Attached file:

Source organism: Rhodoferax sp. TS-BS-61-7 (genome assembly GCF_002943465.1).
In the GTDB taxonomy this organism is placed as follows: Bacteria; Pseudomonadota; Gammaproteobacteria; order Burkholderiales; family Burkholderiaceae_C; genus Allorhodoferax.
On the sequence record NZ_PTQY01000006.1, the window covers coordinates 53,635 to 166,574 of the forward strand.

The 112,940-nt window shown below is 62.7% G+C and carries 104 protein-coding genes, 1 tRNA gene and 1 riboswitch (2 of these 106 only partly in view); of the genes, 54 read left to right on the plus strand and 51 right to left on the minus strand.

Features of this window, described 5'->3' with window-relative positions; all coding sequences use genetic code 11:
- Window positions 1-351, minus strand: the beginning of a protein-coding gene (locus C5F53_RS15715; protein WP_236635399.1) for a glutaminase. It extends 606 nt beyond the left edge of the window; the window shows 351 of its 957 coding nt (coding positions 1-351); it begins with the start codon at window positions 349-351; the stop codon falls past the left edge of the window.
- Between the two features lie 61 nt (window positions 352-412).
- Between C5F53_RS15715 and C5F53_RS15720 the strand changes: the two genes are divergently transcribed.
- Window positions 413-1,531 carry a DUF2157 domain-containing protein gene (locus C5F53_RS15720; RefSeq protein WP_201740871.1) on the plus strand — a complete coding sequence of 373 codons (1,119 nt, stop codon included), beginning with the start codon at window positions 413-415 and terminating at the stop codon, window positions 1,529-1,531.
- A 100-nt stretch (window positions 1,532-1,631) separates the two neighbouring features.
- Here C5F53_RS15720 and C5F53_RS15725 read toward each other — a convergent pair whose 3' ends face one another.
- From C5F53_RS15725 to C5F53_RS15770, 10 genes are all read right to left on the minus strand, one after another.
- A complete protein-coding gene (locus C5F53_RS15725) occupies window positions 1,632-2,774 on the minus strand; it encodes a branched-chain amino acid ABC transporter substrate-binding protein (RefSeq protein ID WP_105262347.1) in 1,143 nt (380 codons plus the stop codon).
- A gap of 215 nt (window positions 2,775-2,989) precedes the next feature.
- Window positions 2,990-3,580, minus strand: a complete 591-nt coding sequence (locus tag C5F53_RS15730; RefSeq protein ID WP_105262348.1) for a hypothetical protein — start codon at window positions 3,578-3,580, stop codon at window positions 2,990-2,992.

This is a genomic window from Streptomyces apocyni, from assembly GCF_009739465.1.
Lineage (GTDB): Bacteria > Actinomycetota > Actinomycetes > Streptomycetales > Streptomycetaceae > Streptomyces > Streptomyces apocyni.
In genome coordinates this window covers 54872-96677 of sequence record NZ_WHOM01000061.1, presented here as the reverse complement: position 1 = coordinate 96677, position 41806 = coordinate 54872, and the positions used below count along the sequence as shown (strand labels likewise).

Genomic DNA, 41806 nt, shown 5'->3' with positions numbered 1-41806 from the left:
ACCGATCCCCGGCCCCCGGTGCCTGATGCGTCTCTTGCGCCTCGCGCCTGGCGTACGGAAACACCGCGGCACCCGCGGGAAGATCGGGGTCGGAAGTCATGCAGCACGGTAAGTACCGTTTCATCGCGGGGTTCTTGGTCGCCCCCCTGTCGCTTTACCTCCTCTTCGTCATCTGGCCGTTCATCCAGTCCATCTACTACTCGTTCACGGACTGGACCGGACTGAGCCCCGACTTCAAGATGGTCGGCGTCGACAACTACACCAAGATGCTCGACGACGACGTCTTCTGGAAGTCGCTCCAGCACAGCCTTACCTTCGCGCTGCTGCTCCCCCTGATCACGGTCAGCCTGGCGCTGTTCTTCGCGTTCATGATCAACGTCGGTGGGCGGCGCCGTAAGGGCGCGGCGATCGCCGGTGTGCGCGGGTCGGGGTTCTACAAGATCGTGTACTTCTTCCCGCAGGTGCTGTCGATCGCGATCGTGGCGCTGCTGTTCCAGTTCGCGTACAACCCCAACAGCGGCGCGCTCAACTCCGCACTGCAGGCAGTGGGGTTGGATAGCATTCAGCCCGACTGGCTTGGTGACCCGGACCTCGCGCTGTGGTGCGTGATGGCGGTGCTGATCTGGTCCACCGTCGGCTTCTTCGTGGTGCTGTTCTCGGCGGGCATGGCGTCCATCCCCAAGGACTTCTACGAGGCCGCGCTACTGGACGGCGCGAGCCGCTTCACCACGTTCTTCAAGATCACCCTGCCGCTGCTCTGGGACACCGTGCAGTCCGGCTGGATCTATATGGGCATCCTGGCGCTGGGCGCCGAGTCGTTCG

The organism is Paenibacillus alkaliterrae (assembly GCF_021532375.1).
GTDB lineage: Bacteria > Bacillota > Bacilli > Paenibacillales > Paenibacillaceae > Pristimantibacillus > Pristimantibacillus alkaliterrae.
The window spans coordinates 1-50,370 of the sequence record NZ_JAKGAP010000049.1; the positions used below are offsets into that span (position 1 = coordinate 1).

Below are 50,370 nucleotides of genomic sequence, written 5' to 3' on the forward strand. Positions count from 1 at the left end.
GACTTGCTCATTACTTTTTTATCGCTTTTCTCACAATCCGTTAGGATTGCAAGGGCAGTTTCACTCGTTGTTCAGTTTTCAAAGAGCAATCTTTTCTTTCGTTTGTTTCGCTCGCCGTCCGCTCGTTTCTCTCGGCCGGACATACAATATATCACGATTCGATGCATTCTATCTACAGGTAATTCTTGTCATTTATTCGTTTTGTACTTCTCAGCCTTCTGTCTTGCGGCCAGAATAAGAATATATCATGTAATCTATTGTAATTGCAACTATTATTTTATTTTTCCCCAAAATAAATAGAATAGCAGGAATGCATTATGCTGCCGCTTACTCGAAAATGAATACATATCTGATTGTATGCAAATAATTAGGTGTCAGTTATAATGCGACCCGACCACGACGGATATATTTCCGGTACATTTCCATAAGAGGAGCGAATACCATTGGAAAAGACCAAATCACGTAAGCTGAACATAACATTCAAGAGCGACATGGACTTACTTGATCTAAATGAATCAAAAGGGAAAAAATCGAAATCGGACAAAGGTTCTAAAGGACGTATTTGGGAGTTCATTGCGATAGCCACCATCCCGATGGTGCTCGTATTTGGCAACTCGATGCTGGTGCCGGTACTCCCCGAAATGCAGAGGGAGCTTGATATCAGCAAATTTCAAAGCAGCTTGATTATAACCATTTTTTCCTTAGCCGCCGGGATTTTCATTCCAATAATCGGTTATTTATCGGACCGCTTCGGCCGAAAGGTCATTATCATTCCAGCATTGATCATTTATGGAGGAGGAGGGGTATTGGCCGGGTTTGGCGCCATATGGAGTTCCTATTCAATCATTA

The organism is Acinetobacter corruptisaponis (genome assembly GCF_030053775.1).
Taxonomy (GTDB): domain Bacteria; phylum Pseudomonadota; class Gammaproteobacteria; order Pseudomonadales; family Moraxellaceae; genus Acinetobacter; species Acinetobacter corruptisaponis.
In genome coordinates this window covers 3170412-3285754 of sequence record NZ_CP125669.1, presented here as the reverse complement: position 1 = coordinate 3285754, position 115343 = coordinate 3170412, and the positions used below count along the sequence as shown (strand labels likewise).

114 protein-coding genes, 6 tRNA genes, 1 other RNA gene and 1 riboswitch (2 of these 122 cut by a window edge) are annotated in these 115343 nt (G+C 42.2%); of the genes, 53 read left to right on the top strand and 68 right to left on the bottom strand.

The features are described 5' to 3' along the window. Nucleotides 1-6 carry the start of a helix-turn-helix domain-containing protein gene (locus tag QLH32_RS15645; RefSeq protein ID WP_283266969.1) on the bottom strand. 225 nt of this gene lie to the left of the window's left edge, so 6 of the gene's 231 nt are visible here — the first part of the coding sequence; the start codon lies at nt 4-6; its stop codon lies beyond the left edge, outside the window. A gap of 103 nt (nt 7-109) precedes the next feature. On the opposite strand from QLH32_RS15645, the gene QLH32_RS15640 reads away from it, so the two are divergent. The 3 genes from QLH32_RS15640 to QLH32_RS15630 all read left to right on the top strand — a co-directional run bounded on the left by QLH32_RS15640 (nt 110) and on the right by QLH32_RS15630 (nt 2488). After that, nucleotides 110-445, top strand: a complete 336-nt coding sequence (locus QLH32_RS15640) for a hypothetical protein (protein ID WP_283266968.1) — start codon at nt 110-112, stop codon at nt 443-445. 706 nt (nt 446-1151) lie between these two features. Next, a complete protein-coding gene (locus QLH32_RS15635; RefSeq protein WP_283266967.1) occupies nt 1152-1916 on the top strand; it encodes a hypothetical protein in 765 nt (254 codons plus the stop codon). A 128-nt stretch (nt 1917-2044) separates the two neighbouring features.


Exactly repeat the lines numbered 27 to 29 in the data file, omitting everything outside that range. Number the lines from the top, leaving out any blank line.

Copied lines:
Taxonomy (GTDB): domain Bacteria; phylum Pseudomonadota; class Gammaproteobacteria; order Pseudomonadales; family Moraxellaceae; genus Acinetobacter; species Acinetobacter corruptisaponis.
In genome coordinates this window covers 3170412-3285754 of sequence record NZ_CP125669.1, presented here as the reverse complement: position 1 = coordinate 3285754, position 115343 = coordinate 3170412, and the positions used below count along the sequence as shown (strand labels likewise).

114 protein-coding genes, 6 tRNA genes, 1 other RNA gene and 1 riboswitch (2 of these 122 cut by a window edge) are annotated in these 115343 nt (G+C 42.2%); of the genes, 53 read left to right on the top strand and 68 right to left on the bottom strand.